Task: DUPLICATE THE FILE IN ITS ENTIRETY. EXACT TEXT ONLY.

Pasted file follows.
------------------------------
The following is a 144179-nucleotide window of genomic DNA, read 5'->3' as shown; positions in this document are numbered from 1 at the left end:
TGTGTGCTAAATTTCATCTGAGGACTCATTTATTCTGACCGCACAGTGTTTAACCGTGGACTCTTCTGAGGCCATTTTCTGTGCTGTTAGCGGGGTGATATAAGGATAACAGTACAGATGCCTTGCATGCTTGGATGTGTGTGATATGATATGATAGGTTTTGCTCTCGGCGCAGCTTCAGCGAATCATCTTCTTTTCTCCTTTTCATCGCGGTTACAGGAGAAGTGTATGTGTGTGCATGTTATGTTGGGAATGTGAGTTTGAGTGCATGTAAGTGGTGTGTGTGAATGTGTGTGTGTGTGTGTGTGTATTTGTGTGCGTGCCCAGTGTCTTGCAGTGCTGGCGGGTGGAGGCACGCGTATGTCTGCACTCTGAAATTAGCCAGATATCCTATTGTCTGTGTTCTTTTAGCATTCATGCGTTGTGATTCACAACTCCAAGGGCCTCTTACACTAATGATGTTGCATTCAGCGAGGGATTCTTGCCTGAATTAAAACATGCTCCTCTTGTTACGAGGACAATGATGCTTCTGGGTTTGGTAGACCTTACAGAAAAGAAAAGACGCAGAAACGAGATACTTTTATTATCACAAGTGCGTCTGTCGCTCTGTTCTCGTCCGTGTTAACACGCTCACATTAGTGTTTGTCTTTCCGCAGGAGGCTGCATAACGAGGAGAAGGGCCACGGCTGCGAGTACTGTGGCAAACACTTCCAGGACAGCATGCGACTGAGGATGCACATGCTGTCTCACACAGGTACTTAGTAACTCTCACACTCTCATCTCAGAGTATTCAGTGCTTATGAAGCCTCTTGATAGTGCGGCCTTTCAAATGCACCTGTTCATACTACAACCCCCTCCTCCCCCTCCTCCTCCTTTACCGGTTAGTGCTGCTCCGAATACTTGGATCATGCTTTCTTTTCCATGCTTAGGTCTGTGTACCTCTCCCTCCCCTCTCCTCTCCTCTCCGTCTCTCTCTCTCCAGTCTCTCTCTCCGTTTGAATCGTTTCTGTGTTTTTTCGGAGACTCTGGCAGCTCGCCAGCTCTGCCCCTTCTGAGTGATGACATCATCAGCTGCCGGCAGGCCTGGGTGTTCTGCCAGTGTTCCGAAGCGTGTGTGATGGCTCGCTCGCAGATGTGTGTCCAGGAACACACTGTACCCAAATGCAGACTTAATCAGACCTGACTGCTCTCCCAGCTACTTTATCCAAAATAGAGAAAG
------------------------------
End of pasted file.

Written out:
The following is a 144179-nucleotide window of genomic DNA, read 5'->3' as shown; positions in this document are numbered from 1 at the left end:
TGTGTGCTAAATTTCATCTGAGGACTCATTTATTCTGACCGCACAGTGTTTAACCGTGGACTCTTCTGAGGCCATTTTCTGTGCTGTTAGCGGGGTGATATAAGGATAACAGTACAGATGCCTTGCATGCTTGGATGTGTGTGATATGATATGATAGGTTTTGCTCTCGGCGCAGCTTCAGCGAATCATCTTCTTTTCTCCTTTTCATCGCGGTTACAGGAGAAGTGTATGTGTGTGCATGTTATGTTGGGAATGTGAGTTTGAGTGCATGTAAGTGGTGTGTGTGAATGTGTGTGTGTGTGTGTGTGTATTTGTGTGCGTGCCCAGTGTCTTGCAGTGCTGGCGGGTGGAGGCACGCGTATGTCTGCACTCTGAAATTAGCCAGATATCCTATTGTCTGTGTTCTTTTAGCATTCATGCGTTGTGATTCACAACTCCAAGGGCCTCTTACACTAATGATGTTGCATTCAGCGAGGGATTCTTGCCTGAATTAAAACATGCTCCTCTTGTTACGAGGACAATGATGCTTCTGGGTTTGGTAGACCTTACAGAAAAGAAAAGACGCAGAAACGAGATACTTTTATTATCACAAGTGCGTCTGTCGCTCTGTTCTCGTCCGTGTTAACACGCTCACATTAGTGTTTGTCTTTCCGCAGGAGGCTGCATAACGAGGAGAAGGGCCACGGCTGCGAGTACTGTGGCAAACACTTCCAGGACAGCATGCGACTGAGGATGCACATGCTGTCTCACACAGGTACTTAGTAACTCTCACACTCTCATCTCAGAGTATTCAGTGCTTATGAAGCCTCTTGATAGTGCGGCCTTTCAAATGCACCTGTTCATACTACAACCCCCTCCTCCCCCTCCTCCTCCTTTACCGGTTAGTGCTGCTCCGAATACTTGGATCATGCTTTCTTTTCCATGCTTAGGTCTGTGTACCTCTCCCTCCCCTCTCCTCTCCTCTCCGTCTCTCTCTCTCCAGTCTCTCTCTCCGTTTGAATCGTTTCTGTGTTTTTTCGGAGACTCTGGCAGCTCGCCAGCTCTGCCCCTTCTGAGTGATGACATCATCAGCTGCCGGCAGGCCTGGGTGTTCTGCCAGTGTTCCGAAGCGTGTGTGATGGCTCGCTCGCAGATGTGTGTCCAGGAACACACTGTACCCAAATGCAGACTTAATCAGACCTGACTGCTCTCCCAGCTACTTTATCCAAAATAGAGAAAG